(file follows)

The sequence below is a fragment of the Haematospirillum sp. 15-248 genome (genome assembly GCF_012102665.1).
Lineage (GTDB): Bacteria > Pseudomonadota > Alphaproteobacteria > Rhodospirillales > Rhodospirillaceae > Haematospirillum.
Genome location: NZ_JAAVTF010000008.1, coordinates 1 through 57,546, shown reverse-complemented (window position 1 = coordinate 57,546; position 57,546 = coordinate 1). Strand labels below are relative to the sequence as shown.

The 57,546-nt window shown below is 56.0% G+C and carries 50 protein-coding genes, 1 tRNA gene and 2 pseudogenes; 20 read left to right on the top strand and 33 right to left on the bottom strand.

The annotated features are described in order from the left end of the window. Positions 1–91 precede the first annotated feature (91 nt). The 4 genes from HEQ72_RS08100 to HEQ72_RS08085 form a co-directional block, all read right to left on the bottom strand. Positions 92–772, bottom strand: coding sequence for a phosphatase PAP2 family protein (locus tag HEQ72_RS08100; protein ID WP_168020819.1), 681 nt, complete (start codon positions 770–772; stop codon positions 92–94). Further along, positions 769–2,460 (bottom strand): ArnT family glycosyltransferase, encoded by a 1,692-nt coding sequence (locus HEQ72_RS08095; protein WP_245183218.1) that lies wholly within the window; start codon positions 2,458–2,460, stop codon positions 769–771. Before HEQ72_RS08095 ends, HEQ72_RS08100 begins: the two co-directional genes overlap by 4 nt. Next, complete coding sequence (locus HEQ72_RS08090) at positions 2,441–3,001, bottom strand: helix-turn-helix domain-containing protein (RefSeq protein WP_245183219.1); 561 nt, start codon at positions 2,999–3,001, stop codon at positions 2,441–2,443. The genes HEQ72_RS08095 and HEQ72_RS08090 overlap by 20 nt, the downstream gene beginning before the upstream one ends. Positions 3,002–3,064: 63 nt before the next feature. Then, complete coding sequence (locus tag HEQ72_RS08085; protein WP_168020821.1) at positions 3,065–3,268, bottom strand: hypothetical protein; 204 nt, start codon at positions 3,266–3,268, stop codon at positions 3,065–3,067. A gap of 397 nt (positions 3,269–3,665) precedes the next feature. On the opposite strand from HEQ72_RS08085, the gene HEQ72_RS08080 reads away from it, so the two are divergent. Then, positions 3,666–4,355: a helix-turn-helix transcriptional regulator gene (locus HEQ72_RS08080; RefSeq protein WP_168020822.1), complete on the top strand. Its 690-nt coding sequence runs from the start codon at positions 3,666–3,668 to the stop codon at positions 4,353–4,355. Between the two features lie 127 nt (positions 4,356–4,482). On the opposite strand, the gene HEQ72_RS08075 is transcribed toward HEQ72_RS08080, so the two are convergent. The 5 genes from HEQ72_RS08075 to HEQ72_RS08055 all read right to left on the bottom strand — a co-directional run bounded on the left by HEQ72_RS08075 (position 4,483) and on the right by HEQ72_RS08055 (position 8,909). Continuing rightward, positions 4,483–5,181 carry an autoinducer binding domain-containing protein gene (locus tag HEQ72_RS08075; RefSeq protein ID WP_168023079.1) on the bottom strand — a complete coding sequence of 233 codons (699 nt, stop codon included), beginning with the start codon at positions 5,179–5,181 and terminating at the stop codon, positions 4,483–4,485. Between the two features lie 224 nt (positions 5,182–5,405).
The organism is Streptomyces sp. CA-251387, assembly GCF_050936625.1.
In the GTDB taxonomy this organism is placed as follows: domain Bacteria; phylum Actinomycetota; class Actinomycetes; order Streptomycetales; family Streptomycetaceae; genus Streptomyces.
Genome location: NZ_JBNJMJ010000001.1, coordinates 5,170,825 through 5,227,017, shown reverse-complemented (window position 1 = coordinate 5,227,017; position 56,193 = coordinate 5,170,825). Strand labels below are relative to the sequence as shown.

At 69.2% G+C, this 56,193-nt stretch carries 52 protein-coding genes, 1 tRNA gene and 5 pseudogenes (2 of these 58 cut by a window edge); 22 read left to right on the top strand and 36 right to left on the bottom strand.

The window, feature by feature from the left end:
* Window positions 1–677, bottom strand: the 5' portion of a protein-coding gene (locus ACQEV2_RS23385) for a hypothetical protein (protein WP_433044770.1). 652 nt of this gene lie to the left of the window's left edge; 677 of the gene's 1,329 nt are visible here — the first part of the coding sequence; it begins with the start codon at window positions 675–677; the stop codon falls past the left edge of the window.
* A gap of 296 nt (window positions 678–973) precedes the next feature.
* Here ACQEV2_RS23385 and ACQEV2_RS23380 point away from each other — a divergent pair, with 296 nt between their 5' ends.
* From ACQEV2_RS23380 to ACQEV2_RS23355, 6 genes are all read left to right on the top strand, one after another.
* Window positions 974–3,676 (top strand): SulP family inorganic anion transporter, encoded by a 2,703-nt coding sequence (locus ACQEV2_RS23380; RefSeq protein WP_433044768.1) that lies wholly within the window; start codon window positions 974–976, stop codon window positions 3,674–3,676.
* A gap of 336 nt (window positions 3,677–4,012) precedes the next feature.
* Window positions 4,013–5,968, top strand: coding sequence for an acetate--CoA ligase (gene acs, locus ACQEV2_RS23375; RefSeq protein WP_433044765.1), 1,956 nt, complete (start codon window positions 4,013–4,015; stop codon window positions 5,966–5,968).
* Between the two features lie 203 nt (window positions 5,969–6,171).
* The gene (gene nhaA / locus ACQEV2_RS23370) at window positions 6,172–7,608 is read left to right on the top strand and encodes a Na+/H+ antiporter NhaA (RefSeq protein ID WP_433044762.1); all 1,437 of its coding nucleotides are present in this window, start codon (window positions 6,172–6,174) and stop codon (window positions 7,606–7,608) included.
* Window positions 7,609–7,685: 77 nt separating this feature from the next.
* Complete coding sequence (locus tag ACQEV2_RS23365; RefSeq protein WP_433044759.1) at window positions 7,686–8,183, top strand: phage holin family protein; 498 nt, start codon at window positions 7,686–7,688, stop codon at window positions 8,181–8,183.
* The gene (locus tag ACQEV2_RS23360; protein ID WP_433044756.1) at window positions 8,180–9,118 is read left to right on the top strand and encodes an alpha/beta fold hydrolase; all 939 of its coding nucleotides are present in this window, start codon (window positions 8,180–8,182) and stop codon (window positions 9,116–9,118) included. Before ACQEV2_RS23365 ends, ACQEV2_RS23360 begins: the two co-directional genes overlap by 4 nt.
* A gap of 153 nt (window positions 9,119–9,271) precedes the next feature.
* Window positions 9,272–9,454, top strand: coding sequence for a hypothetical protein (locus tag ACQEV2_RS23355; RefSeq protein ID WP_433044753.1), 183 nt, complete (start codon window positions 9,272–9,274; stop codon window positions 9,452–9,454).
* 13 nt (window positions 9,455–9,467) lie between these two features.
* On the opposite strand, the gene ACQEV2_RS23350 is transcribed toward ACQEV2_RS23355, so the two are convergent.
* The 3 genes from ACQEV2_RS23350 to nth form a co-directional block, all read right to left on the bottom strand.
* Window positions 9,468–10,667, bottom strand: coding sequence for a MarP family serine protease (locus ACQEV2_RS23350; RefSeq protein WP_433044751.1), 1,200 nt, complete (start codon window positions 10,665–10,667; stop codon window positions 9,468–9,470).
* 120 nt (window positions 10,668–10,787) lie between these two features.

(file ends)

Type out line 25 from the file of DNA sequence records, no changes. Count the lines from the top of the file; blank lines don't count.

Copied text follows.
* 13 nt (window positions 9,455–9,467) lie between these two features.